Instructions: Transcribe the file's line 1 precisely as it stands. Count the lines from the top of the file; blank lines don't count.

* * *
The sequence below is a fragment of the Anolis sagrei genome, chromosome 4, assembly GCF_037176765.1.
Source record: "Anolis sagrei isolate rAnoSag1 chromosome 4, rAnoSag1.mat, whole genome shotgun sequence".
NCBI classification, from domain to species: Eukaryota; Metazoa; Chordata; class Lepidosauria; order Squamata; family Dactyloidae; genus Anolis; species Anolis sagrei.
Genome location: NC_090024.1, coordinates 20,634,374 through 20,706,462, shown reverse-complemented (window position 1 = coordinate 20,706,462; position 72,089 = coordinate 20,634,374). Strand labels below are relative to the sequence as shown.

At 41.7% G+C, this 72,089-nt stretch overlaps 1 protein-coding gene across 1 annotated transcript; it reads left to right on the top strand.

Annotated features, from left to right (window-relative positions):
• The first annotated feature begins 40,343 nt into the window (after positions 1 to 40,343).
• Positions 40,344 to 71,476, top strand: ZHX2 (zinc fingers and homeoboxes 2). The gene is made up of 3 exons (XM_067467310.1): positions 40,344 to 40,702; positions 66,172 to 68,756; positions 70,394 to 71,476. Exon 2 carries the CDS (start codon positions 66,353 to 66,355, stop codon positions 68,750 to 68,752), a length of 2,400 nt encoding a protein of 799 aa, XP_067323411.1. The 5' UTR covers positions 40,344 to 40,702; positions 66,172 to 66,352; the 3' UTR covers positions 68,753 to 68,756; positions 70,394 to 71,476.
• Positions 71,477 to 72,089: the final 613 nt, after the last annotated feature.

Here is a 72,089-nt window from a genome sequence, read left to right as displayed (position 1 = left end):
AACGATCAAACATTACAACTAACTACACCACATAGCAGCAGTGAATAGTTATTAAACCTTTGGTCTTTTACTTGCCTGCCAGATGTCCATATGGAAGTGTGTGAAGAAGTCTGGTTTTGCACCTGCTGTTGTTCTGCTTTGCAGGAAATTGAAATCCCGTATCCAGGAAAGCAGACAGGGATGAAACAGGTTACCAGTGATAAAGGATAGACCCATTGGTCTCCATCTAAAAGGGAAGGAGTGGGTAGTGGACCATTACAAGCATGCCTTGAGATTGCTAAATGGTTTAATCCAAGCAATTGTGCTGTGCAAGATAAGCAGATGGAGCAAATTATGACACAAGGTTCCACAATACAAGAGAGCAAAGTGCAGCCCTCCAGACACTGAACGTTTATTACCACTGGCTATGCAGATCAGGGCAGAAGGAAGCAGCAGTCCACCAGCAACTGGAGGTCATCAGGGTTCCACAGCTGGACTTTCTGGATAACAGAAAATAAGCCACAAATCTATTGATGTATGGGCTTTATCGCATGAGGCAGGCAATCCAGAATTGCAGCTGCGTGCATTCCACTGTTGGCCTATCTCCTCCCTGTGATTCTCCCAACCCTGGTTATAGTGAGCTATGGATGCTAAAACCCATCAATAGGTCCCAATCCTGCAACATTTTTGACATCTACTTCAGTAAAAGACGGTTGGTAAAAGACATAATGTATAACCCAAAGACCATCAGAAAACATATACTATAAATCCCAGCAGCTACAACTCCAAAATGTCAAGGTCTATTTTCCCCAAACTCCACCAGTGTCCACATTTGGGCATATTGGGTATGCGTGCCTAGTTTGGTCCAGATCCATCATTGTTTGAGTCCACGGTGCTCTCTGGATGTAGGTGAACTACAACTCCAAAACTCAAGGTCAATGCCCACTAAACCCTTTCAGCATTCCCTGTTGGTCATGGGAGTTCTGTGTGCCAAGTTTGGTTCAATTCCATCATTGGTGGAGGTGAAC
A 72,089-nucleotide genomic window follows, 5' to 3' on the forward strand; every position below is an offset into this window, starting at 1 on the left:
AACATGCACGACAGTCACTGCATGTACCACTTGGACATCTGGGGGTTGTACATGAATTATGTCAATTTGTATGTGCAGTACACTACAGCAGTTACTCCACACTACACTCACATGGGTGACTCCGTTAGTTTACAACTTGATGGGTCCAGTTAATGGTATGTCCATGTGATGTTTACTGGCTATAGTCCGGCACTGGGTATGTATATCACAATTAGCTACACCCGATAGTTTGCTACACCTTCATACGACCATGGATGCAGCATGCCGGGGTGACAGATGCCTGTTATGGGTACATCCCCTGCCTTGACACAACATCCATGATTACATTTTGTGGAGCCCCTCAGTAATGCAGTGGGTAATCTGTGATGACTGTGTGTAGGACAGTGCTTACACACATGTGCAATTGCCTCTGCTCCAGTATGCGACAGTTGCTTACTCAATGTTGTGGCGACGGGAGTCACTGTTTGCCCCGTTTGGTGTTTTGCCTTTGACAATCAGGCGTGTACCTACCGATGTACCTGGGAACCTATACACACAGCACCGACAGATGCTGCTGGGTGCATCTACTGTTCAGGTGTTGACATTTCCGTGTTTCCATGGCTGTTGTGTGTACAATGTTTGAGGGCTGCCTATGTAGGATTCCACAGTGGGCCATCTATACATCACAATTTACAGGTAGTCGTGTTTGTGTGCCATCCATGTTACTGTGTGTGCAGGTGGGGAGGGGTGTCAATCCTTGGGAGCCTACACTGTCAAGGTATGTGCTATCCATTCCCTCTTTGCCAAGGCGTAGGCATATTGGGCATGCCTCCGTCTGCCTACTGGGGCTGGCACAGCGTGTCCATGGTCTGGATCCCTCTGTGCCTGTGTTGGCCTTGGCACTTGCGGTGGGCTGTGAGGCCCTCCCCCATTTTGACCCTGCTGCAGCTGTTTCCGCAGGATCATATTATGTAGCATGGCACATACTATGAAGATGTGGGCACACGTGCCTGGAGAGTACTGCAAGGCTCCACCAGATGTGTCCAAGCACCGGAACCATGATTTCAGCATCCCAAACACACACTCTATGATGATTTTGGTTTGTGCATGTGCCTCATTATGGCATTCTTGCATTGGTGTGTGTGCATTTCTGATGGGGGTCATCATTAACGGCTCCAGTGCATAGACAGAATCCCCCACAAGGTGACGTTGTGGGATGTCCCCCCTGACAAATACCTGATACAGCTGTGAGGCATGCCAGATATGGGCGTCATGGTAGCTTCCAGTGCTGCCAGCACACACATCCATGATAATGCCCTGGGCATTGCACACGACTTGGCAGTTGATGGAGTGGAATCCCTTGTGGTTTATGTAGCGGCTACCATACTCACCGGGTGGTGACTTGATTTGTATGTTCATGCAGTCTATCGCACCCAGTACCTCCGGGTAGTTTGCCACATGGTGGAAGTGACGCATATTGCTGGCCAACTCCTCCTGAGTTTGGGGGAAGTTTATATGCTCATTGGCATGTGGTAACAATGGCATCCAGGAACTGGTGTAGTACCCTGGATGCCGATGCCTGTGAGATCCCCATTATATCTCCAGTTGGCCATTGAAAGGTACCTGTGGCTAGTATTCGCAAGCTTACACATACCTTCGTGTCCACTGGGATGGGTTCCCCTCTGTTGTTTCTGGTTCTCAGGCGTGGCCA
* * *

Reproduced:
The sequence below is a fragment of the Anolis sagrei genome, chromosome 4, assembly GCF_037176765.1.